A fine example is choiwaru oyaji — defined as a middle-aged man who is “slightly bad,” in a recent article.
Everyone knows the type: the naughty old guy in the office who likes to flirt with the receptionist and tell the occasional off-color joke at the water cooler. He’s not a “dirty old man” per se, but more of a rascally little boy who never fully grew up. He’s in his 50s but still young at heart, and he takes care of himself — he usually has a good haircut and will generally not be seen in public without a sports jacket and a classy pair of shoes. He’s certainly no beaten-down, everyman slob like Al Bundy (or Al’s Japanese equivalent).
The existence of millions of these choiwaru oyaji in Japan is one of the reasons that, despite two decades of recession, the country has remained the largest market in the world for luxury goods. After all, in addition to buying himself the requisite Rolex watch and Montblanc pen, he likely has to buy a Louis Vuitton handbag for his wife, daughter, mother, and possibly a mistress or two. Yes, the “slightly bad middle-aged man” has quite a few women he feels obligated to impress.
Not surprisingly, Japan absorbs roughly 30% of the world’s luxury goods, compared to roughly 20% each for the United States and Europe.
The luxury market is also supported by the other end of the spectrum, which — in typical Japanese form — also has its own word. A makeinu is a single woman in her 30s without children (the literal translation is “loser dog” — see sociological explanation here). These are essentially the Japanese equivalents of the Sex and the City characters. You can imagine that Sarah Jessica Parker’s wildly popular TV show would have never gotten off the ground had it been invented in Japan; “Loser Dogs and the City” just doesn’t have the same marketable ring to it.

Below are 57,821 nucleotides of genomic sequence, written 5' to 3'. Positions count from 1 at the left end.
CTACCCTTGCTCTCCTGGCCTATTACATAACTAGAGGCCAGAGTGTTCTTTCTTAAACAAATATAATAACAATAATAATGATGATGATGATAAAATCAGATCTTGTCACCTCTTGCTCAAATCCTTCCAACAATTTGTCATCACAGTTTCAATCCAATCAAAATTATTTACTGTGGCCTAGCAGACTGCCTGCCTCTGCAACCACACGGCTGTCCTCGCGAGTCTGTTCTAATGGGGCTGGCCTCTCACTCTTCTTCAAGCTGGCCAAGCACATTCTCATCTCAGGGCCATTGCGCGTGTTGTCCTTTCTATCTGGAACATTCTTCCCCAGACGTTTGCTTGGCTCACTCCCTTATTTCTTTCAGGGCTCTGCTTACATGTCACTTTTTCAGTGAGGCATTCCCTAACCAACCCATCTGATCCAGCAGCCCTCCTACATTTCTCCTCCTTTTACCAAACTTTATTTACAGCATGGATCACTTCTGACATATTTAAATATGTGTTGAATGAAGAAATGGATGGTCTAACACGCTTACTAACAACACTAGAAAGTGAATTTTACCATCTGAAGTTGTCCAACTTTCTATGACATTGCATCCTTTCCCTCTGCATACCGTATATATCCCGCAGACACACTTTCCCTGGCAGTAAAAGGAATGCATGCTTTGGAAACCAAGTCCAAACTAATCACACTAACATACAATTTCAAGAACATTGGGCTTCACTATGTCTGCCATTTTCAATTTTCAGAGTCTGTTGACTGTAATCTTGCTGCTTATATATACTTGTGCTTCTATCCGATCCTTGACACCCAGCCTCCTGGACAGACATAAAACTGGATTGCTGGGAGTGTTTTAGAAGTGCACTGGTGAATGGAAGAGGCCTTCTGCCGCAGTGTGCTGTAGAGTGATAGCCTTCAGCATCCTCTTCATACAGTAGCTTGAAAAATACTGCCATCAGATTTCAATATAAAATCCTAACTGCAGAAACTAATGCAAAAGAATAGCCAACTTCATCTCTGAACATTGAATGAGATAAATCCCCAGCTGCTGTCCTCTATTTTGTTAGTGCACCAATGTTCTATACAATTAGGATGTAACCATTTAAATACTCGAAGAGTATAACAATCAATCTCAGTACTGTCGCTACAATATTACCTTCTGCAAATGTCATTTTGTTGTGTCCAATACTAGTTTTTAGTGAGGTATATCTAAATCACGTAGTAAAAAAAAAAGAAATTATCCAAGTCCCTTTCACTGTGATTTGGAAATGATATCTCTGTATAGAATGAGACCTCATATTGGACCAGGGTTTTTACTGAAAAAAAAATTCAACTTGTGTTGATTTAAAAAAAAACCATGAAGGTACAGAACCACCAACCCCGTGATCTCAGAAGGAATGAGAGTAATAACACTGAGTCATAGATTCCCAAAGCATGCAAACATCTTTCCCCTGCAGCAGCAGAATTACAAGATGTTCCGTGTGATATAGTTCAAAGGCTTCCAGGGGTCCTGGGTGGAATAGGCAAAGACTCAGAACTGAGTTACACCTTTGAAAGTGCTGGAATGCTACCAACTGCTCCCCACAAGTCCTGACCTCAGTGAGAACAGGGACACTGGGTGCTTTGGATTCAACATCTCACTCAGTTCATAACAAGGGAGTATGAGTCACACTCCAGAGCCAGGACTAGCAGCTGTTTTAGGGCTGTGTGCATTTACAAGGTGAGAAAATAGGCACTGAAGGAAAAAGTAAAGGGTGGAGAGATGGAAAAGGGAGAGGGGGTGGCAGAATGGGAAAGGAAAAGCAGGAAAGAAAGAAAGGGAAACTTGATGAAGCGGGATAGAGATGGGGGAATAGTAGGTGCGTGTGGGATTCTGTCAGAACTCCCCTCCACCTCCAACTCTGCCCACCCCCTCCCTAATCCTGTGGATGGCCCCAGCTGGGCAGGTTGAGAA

At any rate, Japan is full of makeinu in their 20s and 30s who, in lieu of getting married and raising children, have opted to continue living with their parents rent-free and to spend their disposable income on shoes and designer purses.
Between “slightly bad middle-aged men” and “loser dogs,” it’s easy to see where Japan gets its appetite for luxury goods.
That appetite has started to wane, however. In the wake of the 2007-2009 global recession, the New York Times tells us that “Once Slave to Luxury, Japan Catches Thrift Bug.”
It appears that the recession has accelerated a generational trend. The choiwaru oyaji are aging out of the prime luxury spending years; men in their mid-60s and 70s are far less likely to splurge on luxury goods than a man in his mid-50s, at the peak of his income and power. Meanwhile, younger girls appear less interested in brands than their older sisters.
So, could Japan’s long love affair with luxury goods finally be drawing to a close? It’s too early to say, but it does appear that, at the very least, Japan’s demand for these products will moderate due to changing demographic trends. The real growth for the sector will have to come from emerging markets with legions of nouveau riche — such as China, India, and Brazil.
Charles Lewis Sizemore, CFA